Iran, World Reaches Initial Deal on Tehran's Nuclear Program

After postponing a decision for days, Iran and six world powers finally reached an agreement Thursday.  

European Union Foreign Affairs Minister Federica Mogherini announced the historic decision in a press conference from Lausanne, Switzerland saying, "Today, we have taken a decisive step.  We have reached solutions on key parameters for a comprehensive future nuclear deal."

The tentative agreement comes after eight days of talks in Switzerland which is contingent on reaching an agreement by June 30th with all current sanctions remaining in place until the final deal is reached. 

Mogherini also made it clear Iran would not be able to make weapons-grade fuel.  One of the sticking points in the negotiations, according to CNN, was when the sanctions for the nuclear weapons would be terminated.  Iran wanted them to be lifted immediately, but the United States wanted them to stay in place until Iran proves they will follow the terms of the deal.

So what exactly does the deal cover?

Reuters reporting, Iran agreed to reduced the number of installed uranium enrichment centrifuges it has to just over 6,000 from 19,000 and will only operate 5,060 under the future agreement with the six world powers.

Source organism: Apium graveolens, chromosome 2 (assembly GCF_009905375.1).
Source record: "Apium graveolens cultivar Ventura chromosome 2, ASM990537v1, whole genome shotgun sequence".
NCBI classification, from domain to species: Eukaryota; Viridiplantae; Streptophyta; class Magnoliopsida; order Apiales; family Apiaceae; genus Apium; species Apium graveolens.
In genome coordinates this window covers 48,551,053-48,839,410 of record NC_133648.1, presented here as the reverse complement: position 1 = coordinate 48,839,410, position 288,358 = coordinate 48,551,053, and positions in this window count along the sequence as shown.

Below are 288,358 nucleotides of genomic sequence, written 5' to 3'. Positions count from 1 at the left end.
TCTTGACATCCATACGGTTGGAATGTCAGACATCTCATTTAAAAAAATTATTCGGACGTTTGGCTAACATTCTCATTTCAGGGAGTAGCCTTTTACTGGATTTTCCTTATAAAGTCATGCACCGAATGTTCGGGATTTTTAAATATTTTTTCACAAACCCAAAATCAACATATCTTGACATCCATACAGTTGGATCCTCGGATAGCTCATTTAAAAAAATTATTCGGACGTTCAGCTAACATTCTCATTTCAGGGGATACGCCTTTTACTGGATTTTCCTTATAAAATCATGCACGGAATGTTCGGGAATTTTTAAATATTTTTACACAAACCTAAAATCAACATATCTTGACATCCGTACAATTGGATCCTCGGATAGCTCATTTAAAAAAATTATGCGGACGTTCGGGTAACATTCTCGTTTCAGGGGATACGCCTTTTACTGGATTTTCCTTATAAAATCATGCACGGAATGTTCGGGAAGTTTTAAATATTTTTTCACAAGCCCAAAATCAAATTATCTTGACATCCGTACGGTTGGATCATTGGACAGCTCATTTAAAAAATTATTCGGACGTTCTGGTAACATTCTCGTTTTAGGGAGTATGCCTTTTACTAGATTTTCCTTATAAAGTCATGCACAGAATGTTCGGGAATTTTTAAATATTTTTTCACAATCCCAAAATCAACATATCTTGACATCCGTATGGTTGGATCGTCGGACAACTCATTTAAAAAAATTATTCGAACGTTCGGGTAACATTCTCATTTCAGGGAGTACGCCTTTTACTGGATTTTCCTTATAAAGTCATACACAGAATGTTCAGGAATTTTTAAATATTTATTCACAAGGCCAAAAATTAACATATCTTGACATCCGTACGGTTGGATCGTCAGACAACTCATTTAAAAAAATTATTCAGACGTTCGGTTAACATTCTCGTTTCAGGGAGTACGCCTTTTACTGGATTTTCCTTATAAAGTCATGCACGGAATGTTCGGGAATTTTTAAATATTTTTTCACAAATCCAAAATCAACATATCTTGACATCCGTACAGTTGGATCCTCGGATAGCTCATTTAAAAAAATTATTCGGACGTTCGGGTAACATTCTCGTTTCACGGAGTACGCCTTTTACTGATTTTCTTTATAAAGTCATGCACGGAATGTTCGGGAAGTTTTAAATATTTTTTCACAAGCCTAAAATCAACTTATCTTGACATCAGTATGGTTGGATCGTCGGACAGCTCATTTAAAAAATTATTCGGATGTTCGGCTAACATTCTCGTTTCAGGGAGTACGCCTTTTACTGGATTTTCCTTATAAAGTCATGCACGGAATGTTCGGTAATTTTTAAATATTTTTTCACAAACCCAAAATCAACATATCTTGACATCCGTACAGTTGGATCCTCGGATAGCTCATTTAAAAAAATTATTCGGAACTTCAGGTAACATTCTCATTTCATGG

The problem with the uranium for the Western countries is that it can be used to make nuclear weapons, hoping to reduce the number made by reducing the number of centrifuges. 

On the other hand, Iran has always said it does not want to make nuclear weapons or bombs with the uranium and only wants it for a "peaceful nuclear energy program."

The U.S. fact sheet states Iran's breakout timeline will also be much longer.  The breakout timeline is basically the amount of time it would take to acquire enough fissile material for one weapon.  It would be extended to one year.  Currently it is about two to three months. 

Iran will gradually receive relief from U.S. and EU as it demonstrates compliance, but failure to comply with the terms will cause the original sanctions to return.

This deal as been going on for years with the negotiations finally coming to a head in Lausanne, taking eight days to come to any kind of agreement.

President Obama made a brief speech, calling the deal a "historic understanding" and something that was a long time coming.   He made it very clear, the Iran deal isn't based on trust, it's based on verification and if Iran cheats, the world will  know it. 

A final agreement "will make our country, our allies and our world safer," he said.

That final agreement should be completed by June 30.

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